These are the biggest considerations for me when signing up for a checking account.  Most banks have ATM and even mobile deposit so the days of having to wait in a long line just to deposit your check are pretty much gone, so convenience really takes the forefront when it comes to checking.  The only accounts I have seen (and I’ve personally used one of them) that meet all of these criteria are the Schwab Investor Checking account and the Fidelity Cash Management Account.  You have to open some type of investment account with them in order to open the checking account, but you don’t have to use them.  I would highly recommend both of these accounts.

Checking accounts don’t really give you a big bang for your buck, but they are evolving and it makes sense to keep up with the changes and switch to a more convenient option to make your life just a little easier.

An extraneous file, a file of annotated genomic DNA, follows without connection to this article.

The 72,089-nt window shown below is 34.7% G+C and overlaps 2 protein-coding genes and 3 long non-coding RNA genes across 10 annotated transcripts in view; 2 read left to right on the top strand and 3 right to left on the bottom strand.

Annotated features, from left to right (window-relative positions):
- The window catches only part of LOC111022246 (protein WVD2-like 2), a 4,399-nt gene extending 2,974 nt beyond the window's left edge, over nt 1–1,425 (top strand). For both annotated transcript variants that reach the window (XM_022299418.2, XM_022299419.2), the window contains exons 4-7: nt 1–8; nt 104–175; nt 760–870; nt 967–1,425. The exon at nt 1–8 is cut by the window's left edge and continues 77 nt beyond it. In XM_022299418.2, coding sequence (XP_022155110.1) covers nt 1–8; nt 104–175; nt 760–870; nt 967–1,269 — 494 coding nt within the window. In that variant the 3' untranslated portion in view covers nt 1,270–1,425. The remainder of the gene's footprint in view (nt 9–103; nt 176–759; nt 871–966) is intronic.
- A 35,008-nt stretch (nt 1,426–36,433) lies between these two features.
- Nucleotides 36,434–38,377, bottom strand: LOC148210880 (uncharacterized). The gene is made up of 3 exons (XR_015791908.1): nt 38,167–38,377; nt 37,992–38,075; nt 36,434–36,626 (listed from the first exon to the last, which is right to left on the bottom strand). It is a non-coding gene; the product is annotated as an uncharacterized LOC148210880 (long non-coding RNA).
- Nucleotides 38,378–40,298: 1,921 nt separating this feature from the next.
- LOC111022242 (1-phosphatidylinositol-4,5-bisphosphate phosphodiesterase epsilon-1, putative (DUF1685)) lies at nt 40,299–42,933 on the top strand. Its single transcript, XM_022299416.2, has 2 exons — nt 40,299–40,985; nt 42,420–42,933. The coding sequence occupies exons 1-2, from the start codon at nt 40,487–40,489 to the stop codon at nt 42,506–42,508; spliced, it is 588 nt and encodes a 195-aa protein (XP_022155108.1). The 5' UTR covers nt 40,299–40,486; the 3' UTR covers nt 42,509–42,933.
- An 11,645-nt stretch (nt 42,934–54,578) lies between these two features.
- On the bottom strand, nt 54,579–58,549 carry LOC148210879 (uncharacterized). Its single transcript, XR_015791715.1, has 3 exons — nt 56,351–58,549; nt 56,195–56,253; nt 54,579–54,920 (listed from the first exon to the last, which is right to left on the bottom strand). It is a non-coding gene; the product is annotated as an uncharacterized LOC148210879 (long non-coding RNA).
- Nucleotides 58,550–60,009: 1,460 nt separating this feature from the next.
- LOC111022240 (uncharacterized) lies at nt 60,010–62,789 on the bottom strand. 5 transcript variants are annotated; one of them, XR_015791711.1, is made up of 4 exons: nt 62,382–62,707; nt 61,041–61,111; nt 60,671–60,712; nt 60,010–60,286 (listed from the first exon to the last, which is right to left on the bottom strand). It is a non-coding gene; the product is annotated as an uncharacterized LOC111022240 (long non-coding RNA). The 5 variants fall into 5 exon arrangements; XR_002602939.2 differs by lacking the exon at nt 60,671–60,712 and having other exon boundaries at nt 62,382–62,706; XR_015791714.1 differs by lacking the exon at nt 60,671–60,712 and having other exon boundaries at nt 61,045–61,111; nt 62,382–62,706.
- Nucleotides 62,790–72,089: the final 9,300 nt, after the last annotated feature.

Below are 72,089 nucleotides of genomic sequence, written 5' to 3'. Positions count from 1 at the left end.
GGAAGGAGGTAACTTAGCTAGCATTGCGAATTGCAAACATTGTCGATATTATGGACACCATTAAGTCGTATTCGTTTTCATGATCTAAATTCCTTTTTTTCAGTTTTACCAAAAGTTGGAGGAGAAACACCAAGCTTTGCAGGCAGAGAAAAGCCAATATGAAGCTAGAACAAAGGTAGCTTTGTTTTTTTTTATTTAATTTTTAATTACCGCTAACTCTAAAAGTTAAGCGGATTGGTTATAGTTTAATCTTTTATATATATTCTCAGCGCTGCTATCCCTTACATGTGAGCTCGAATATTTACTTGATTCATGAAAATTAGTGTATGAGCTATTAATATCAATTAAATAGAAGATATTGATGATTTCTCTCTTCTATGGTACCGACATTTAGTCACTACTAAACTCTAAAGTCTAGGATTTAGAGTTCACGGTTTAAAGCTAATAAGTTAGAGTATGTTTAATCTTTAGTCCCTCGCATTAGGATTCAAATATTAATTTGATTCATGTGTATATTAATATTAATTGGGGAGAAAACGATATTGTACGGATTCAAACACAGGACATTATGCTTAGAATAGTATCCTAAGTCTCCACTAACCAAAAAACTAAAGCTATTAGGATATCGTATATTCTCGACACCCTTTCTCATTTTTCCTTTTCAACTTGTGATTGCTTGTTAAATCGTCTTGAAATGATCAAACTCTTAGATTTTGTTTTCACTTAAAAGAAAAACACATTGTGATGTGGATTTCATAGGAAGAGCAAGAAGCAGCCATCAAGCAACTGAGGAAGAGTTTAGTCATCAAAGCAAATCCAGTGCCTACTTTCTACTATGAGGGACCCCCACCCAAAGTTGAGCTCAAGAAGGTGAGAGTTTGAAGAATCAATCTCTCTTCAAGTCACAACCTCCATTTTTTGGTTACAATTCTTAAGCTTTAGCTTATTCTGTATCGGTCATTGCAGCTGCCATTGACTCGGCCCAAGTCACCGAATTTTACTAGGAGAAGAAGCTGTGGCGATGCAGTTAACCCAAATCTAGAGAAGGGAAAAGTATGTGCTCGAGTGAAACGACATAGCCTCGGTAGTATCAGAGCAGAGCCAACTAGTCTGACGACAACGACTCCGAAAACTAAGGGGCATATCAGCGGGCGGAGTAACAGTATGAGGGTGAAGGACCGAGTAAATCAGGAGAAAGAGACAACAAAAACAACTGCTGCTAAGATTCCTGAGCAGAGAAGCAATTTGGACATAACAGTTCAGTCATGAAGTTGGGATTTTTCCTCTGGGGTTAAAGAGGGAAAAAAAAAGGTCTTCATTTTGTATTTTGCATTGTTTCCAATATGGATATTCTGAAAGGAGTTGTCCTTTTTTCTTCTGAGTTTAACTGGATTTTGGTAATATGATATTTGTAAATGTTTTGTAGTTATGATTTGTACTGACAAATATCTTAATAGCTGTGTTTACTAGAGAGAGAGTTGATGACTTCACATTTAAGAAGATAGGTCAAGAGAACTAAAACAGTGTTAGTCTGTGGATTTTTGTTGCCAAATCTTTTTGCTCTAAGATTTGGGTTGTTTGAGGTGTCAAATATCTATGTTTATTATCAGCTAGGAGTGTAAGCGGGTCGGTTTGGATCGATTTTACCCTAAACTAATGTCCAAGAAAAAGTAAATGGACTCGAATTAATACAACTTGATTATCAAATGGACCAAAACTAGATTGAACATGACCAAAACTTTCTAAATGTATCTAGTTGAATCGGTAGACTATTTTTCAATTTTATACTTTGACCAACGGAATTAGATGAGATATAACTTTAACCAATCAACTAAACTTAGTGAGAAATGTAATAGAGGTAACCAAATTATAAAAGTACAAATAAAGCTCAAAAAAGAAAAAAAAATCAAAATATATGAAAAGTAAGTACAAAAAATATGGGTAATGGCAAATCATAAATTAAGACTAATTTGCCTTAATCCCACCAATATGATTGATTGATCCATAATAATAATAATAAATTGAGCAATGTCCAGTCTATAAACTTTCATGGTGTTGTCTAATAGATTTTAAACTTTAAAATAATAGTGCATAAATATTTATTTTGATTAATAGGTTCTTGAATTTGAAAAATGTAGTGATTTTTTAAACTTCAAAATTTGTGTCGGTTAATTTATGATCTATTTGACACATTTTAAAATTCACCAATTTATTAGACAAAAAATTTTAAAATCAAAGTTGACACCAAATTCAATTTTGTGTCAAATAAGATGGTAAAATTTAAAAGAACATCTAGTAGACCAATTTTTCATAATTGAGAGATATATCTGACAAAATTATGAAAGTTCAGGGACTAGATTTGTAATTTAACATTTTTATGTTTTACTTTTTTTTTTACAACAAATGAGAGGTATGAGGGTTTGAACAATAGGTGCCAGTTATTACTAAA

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What is a Doctor Loan?

Anyone who has ever looked into securing a mortgage knows there are many different types of loans out there.  Most people know about your typical 30 or 15 year home loan with a fixed interest rate and a 20% down payment.  There are variable interest rate loans which potentially start with a low interest rate but can change after a designated amount of time, usually 3, 5 or 10 years.  There are loans that are longer than 30 years or shorter than 15 years.  You can also get loans for less than the ideal 20% down payment, but you’ll have to pay Private Mortgage Insurance.  There are also loans out there for certain professionals, such as members of the military.  There is also one such loan that is not talked about frequently, and that is the Doctor Loan.